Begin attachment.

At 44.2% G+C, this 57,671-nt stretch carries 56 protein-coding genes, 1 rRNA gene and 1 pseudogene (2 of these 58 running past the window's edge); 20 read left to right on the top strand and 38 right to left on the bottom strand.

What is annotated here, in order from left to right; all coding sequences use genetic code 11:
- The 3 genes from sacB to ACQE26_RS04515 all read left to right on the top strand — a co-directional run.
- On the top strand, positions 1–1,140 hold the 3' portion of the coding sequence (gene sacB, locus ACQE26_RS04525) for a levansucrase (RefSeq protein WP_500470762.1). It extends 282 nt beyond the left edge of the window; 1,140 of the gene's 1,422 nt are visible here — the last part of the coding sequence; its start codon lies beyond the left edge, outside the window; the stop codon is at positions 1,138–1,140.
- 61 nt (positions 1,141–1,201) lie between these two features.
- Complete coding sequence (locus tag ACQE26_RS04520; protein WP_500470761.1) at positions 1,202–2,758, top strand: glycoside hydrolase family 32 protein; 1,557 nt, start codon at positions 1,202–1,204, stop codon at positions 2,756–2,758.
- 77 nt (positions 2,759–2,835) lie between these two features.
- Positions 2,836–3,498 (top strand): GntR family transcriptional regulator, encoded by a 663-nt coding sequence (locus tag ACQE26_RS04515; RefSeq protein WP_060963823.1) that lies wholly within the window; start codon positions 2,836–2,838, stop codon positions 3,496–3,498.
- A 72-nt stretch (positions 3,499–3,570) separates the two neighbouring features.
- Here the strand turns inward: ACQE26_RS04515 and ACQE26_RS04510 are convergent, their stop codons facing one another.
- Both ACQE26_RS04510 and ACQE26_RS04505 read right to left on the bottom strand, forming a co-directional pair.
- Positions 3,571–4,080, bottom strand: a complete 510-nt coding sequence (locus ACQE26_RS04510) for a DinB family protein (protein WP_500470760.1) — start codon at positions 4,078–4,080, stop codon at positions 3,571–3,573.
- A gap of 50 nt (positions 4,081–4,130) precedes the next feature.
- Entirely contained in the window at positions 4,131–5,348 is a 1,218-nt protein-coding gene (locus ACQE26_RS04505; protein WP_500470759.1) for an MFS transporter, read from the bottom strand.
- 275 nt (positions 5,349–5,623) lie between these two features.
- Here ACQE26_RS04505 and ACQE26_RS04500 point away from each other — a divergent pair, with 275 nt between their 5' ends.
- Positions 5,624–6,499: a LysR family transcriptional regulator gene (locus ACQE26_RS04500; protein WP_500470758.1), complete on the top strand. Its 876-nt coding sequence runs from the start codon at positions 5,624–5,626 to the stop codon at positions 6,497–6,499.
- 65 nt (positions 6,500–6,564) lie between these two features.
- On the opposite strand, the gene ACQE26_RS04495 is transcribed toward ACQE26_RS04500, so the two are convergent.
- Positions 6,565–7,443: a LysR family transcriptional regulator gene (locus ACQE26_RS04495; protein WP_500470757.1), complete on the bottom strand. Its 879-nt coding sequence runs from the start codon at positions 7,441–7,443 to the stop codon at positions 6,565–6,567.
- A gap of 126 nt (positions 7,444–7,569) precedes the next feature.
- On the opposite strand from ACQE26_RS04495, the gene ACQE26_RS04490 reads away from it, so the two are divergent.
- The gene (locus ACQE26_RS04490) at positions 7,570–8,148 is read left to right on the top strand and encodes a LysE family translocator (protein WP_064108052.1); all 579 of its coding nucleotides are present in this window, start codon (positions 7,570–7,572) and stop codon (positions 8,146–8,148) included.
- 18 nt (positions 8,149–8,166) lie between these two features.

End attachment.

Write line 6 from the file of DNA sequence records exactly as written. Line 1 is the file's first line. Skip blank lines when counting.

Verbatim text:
- Complete coding sequence (locus tag ACQE26_RS04520; protein WP_500470761.1) at positions 1,202–2,758, top strand: glycoside hydrolase family 32 protein; 1,557 nt, start codon at positions 1,202–1,204, stop codon at positions 2,756–2,758.